City Attorney Mike Feuer Friday said he has sent a proposed ordinance to the City Council that would give it the authority to revoke approvals and applications of development projects if they are found to be involved in corruption and fraud.
“Adopting this ordinance and using it to tackle projects tainted by egregious misconduct would be important steps to help restore public confidence in the city’s land-use decision-making process,” Feuer said. “In addition to revoking approvals and permits, this proposal would enable the council to prohibit wrongdoers from participating in future developments requiring city action.”
According to Feuer’s proposed ordinance, the revocation process for approved development projects would have to come in the form of a City Council motion after council members are made aware of any corruption and fraud involved.
The ordinance would require a two-thirds vote from the council to revoke the project’s approval.
Feuer’s ordinance would first have to be approved by the City Council and Mayor Eric Garcetti.
The AIDS Healthcare Foundation filed a lawsuit in Los Angeles Superior Court on Tuesday to stop the city from moving forward on development projects overseen by two city councilmen accused of corruption.
AHF is asking the court to rescind or restrain building permits granted by the city of Los Angeles during the times that suspended City Councilman Jose Huizar and/or former Councilman Mitch Englander sat on the council’s Planning and Land Use Management Committee.
“The weed of corruption must be pulled out by its roots or will grow back quickly,” AHF President Michael Weinstein said. “We have attempted now for years to get reform and to stop the corruption that we are seeing, and neither the mayor or … the council have acted in a significant way.”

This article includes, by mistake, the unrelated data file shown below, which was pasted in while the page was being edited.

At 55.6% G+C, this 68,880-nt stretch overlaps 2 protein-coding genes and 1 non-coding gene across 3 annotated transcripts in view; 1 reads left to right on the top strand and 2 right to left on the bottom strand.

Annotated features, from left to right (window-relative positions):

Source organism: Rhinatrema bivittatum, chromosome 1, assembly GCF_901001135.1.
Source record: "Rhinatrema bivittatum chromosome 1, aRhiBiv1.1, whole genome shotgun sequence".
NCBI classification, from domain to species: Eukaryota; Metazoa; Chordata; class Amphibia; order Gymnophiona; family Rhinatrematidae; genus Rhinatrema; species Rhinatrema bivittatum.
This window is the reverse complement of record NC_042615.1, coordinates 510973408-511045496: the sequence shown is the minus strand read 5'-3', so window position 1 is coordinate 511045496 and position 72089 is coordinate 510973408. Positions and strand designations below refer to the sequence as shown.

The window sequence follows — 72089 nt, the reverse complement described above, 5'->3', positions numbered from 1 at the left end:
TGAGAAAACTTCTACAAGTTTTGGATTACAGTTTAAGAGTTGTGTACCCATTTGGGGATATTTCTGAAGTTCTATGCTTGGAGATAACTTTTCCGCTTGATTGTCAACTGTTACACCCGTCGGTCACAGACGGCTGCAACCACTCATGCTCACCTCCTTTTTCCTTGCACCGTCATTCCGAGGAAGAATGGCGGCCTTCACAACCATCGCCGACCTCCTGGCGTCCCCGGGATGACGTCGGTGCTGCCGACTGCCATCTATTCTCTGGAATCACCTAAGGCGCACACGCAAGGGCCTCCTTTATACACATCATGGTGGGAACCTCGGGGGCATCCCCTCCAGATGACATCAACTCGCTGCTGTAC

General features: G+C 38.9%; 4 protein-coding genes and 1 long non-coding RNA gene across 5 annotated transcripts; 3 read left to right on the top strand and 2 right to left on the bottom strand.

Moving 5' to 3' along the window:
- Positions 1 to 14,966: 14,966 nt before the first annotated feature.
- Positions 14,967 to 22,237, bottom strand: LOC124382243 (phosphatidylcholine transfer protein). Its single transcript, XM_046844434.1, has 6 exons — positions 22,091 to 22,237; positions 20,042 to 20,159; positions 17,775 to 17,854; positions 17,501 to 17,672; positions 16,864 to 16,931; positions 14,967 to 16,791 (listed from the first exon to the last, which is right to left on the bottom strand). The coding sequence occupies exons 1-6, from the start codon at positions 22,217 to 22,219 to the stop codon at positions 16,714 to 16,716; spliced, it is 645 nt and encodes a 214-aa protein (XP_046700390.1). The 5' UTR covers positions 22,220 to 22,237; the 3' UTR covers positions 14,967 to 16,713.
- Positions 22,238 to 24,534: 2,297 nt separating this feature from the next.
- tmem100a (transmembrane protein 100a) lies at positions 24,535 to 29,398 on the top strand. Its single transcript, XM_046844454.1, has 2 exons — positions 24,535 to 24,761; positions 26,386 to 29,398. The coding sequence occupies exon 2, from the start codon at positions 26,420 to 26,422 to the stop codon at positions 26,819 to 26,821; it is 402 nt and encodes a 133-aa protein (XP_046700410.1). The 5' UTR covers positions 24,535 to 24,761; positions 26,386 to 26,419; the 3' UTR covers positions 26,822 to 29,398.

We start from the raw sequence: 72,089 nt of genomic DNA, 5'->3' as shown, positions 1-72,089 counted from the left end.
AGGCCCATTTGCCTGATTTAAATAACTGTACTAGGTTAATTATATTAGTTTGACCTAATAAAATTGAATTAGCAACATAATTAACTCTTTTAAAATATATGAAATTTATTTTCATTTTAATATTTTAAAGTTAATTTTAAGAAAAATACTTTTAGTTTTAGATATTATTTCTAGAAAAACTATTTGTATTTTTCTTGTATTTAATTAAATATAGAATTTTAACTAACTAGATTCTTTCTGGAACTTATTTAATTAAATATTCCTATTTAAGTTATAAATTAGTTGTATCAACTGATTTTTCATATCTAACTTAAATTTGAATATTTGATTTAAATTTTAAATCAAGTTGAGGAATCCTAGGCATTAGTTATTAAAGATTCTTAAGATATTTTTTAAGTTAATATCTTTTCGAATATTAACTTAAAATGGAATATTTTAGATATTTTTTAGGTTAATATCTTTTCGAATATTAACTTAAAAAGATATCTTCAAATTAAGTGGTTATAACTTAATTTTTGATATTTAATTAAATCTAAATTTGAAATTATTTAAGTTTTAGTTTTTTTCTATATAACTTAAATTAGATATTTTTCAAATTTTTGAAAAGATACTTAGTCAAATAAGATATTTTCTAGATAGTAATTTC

The lawsuit names the city of Los Angeles, the City Attorney’s Office, Garcetti, the City Council and the property developers as defendants.
In June, Feuer said he “strongly urged” Director of Planning Vince Bertoni to start revocation proceedings of certain entitlements and approvals related to the replacement of the Luxe Hotel project downtown, and that revocation process has started.
The project was overseen by Huizar while he was on the PLUM Committee.
The city attorney said he then advised the Department of Building and Safety to place holds on issuing permits for projects connected to a federal corruption probe, which he said it has.
Huizar pleaded not guilty Monday to federal charges alleging he ran a $1.5 million pay-to-play scheme in which developers were shaken down for cash bribes and campaign donations in exchange for his help getting high-rise projects through the city’s approval process.
On July 7, former City Councilman Mitch Englander pleaded guilty to a federal criminal charge for obstructing an investigation into whether he took cash, escort services and other gifts from a businessman involved in major development projects in the city.
Two projects named in the lawsuit that were overseen by at least one of the councilmen on the PLUM Committee are a residential complex that was approved to be constructed at 1020 Figueroa St. and a 35-story tower planned for the Arts District in downtown Los Angeles.
But the lawsuit seeks to halt any progress on any projects that the councilmen oversaw. Englander was on the PLUM Committee during the same years Huizar was the chair. Englander stepped down from his council position in 2018, while Huizar was stripped of his committee positions after FBI agents raided his home that same year.
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